Throughout the animal world, the ability to escape from potential predators is vital for survival. Sand Lances (family Ammodytidae) have evolved a curiously novel mechanism for escaping their predators. These normally pelagic (water column-dwelling) fish will swim rapidly downwards and continue swimming even when they hit the sandy substrate over which they normally occur. This swimming motion allows them to completely dive into sand, thereby escaping potential dangers. The exact way in which they dive into the sandy substrate has only been cursorily investigated. When I examined this fascinating behavior using high-speed video, only the above ground portions could be quantified. Click **HERE** for a slow-motion video of a Pacific Sand Lance, Ammodytes hexapterus, diving. Given that these burial events occur into sand, the mechanics for locomotion under the substrate have never been easily investigable. I will be using x-ray video fluoroscopy to examine subterranean locomotion in the Atlantic Sand Lance, Ammodytes americanus. This new technique will help in gaining a better understanding of the mechanics of anguilliform locomotion that these fish employ throughout this behavior. I will also compare the kinematics of underground locomotion with those of water column locomotion. Insight into the mechanics of burrowing and how they relate to our understanding of transitions in locomotor realm (i.e. swimming in water and in a sand-water mix) will allow for greater understanding in the burrowing of other vertebrates as well.


A Scanning Electron Microscope (SEM) picture of the pharyngeal arch in Opsopoeodus emiliae, the pugnose minnow. Note the serrations on the tooth cusps and the prominent, hooked tip of each cusp.

Cypriniform systematics and the evolution of herbivory in minnows
As an undergraduate, I had the opportunity to study in Dr. Andrew Simons' laboratory at the University of Minnesota. I worked as a research assistant on the Cypriniform Tree of Life grant as well as other molecular and morphological research projects. My undergraduate honors thesis was titled Character Suites Suggest Frequent, Punctuated Evolution of Herbivorous Morphologies in Minnows (Actinopterygii: Cyprinidae). This project involved using phylogenetic trees (one that we generated for this study and two that were generated in the context of different projects) and mapping morphological characters associated with diet onto those phylogenies. We found that shifts to an herbivorous diet were more common than previously supposed, and that the suite of character states exhibited by herbivorous fishes were independently derived several times in the minnow clade.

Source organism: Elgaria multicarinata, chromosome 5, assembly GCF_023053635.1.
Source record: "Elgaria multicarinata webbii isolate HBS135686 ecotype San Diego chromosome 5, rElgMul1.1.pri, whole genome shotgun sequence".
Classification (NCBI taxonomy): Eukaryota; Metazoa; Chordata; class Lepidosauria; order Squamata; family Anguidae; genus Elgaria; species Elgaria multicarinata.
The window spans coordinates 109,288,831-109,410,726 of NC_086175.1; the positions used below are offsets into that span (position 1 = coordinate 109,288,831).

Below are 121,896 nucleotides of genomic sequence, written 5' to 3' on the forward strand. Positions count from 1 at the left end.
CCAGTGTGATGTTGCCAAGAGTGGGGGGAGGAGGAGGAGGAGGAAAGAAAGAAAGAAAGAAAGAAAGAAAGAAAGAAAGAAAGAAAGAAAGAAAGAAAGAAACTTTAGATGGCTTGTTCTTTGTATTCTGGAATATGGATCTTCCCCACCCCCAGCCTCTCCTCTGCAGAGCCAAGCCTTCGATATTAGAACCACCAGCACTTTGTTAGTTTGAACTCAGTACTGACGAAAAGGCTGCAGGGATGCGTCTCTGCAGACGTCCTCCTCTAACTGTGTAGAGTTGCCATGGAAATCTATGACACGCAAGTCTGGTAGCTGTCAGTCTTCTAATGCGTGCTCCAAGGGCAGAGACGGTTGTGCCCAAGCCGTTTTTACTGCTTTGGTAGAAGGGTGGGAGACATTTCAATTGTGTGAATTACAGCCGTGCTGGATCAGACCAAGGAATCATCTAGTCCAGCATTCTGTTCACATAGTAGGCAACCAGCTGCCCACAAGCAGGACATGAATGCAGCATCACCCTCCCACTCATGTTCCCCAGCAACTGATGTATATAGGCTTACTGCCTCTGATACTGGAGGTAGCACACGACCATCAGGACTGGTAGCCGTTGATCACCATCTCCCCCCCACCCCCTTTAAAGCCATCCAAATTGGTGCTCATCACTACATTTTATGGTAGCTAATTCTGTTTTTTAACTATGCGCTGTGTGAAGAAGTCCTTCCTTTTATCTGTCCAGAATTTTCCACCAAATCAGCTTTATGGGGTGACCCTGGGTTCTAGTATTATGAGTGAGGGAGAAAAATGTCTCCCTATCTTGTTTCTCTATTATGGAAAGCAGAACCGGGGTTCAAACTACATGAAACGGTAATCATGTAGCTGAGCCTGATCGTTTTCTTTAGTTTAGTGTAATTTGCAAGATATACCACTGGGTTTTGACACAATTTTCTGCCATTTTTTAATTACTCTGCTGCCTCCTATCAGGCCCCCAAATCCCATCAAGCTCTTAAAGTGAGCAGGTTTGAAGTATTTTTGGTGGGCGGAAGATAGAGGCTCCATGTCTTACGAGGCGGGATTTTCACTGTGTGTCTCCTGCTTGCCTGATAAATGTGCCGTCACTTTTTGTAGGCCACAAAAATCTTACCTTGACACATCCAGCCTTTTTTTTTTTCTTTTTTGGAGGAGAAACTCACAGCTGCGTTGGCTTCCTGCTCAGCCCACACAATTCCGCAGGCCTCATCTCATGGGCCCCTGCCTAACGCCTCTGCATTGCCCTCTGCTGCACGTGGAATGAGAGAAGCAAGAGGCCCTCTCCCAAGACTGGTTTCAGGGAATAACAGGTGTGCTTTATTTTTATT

A CT scan of the upper (gray) and lower (blue) pharyngeal jaw elements of a convict cichlid, Archocentrus nigrofasciatus. Note that the upper and lower jaws interact with each other instead of the base of the skull.

Research skills and techniques
As an undergraduate, I gained experience with field collection and identification of freshwater fishes, molecular systematics, and various morphological techniques such as Low Viscosity nitrocellulose histology, Scanning Electron Microscopy, double staining & clearing, macro- and micro-dissection. As a graduate student I have been exposed to (and am still learning) sonomicrometry, high-speed video, X-ray imaging, and data analysis programs such as MatLab, Amira, and Maya.


An X-ray still of the head of an American sand lance, Ammodytes hexapterus.

Teaching interests and experience
I've had the opportunity to TA two courses thus far. I taught general biology for two semesters at the University of Minnesota, after which I helped to develop a course called "Ecological Evaluation of Environmental Problems." I taught this course for two semesters as well. This course was especially rewarding for me, as I was able to bring students out into streams, lakes, and forests that were all within the metro area. Students were exposed to diversity that many of them would never have guessed existed. The course also involved discussions of environmental ethics, conservation, and methods for qualifying and quantifying biological diversity (as well as anthropogenic impacts on that diversity). I have found teaching to be very rewarding, as it gives me a chance to share my enthusiasm for biology (especially fish biology) with people of all backgrounds, some who may not have been previously interested in biology.


Teaching a section from "Ecological Evaluation of Environmental Problems" in Hiawatha creek, Minneapolis, MN